I find the great thing in this world is not so much where we stand, as in what direction we are moving: To reach the port of heaven, we must sail sometimes with the wind and sometimes against it,–but we must sail, and not drift, nor lie at anchor.
- Oliver Wendell Holmes, Sr. - The Autocrat of the Breakfast-Table (1858)
Long before hyper-modern forms of travel enabled us to escape to a new life or a new world in the blink of an eye, the overwhelming desire to leave, to travel, to explore, boiled the blood of many men. Passion du voyage, reislust, mehetnék, λαχτάρα για ταξίδια, страсть к путешествиям, wanderlust; the words carry the same feeling in every language, but I believe it is the German word ‘fernweh’ that speaks most linguistically true. As heimweh is the word for ‘homesick’, so fernweh, then, is that same longing feeling for another, unknown place. It is a farsickness.
Perhaps the why’s of wanderlust aren’t as important as they once were to me. I’ve come to know the feeling as a part of me. At times it is quiet, waiting, letting me enjoy a place or people. At times it grows restless and I know it’s time to go. Even in those quiet times, though, I am aware of it like I am aware of the gasoline in my car. I know one day the tank will run dry and I must be ready. That readiness is something that’s grown over time.
As a child, the choice to stay or go was never mine. I remember times when my parents’ jobs would force us to pick up and head to a new city, and it was frightening. I didn’t want to leave my friends, my home, my school. I don’t know if the lust wasn’t in me yet, if I hadn’t come to understand it, or if I was blissfully ignorant because of my lack of control. Whatever the reason, those times ended with high school.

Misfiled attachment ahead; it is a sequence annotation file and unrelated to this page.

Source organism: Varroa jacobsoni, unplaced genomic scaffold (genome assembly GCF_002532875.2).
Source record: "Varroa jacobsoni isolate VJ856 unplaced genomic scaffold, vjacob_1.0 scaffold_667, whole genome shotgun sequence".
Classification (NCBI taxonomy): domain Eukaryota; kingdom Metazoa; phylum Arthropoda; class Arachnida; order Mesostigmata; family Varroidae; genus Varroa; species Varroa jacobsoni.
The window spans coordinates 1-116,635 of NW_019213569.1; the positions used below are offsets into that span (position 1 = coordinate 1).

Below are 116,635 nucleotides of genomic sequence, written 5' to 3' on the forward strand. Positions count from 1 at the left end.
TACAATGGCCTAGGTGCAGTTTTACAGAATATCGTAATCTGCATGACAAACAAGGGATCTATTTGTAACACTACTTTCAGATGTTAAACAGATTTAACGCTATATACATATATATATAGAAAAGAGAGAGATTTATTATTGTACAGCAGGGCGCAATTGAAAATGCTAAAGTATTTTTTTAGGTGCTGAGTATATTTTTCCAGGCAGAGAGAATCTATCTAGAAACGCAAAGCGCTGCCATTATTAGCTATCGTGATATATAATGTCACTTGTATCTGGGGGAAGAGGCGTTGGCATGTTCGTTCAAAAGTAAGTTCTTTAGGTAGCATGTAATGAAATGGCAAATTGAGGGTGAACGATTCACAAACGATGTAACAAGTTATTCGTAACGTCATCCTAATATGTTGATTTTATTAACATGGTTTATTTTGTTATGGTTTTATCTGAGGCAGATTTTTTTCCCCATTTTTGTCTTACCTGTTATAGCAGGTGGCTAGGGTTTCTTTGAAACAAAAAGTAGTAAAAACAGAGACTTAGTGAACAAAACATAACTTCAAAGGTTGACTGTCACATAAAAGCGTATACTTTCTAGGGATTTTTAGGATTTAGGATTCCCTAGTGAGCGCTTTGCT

In college I took drives, many drives. The need to get away grew stronger all the time and I didn’t know what else to do. I packed up the car with snacks, if I had that much forethought, and started driving. The roads took me where they willed.
Once, I remember crossing the endlessly flat, barren terrain of Nebraska. A rail-road ran along side of my car. Slowly I passed by a train, only to stop and fill up my tank and watch the train pass me by again. I think that is when I understood.
Every now and then we throw an old schoolmate over the stern with a string of thought tied to him, and look–I am afraid with a kind of luxurious and sanctimonious compassion–to see the rate at which the string reels off, while he lies there bobbing up and down, poor fellow! and we are dashing along with the white foam and bright sparkle at our bows;–the ruffled bosom of prosperity and progress, with a sprig of diamonds stuck in it! But this is only the sentimental side of the matter; for grow we must, if we outgrow all that we love.
Over the years, I’ve grown better at moving on. I’ve learned how to pick up any stray roots I’ve lain, organize my life and possessions, plot a course and set sail. It’s never been a sad thing, for me at least, to leave a place. I know I take so much from each stop on my journey, from each person I’ve met and story I’ve heard. The experiences fill me with joy and strengthen my faith, not only in God, but in human beings. It’s allowed me the distinct opportunity to share in the lives of hundreds of fine people, some of whom I will not see again. Regardless, they are a part of me now.
At times I look back on those people and compare myself, judging whether I’ve made any real progress or not. Like Mr. Holmes says, “…we cannot help instituting comparisons between our present and former selves by the aid of those who were what we were, but are not what we are.” It is not a point of pride, or a means of looking down on the others. The true comparison is against our former selves. When the wind changes, am I a better person than I was?
Wanderlust is not the why. It is not the how or even the what. It is a spark inside that calls for change, but it is the change itself that is the message. What do we want from our new place and people? Who does it serve? What can we do to make it better, make ourselves better? In all my traveling, that is the most important lesson I’ve learned. I know of no better way to prepare for the journey.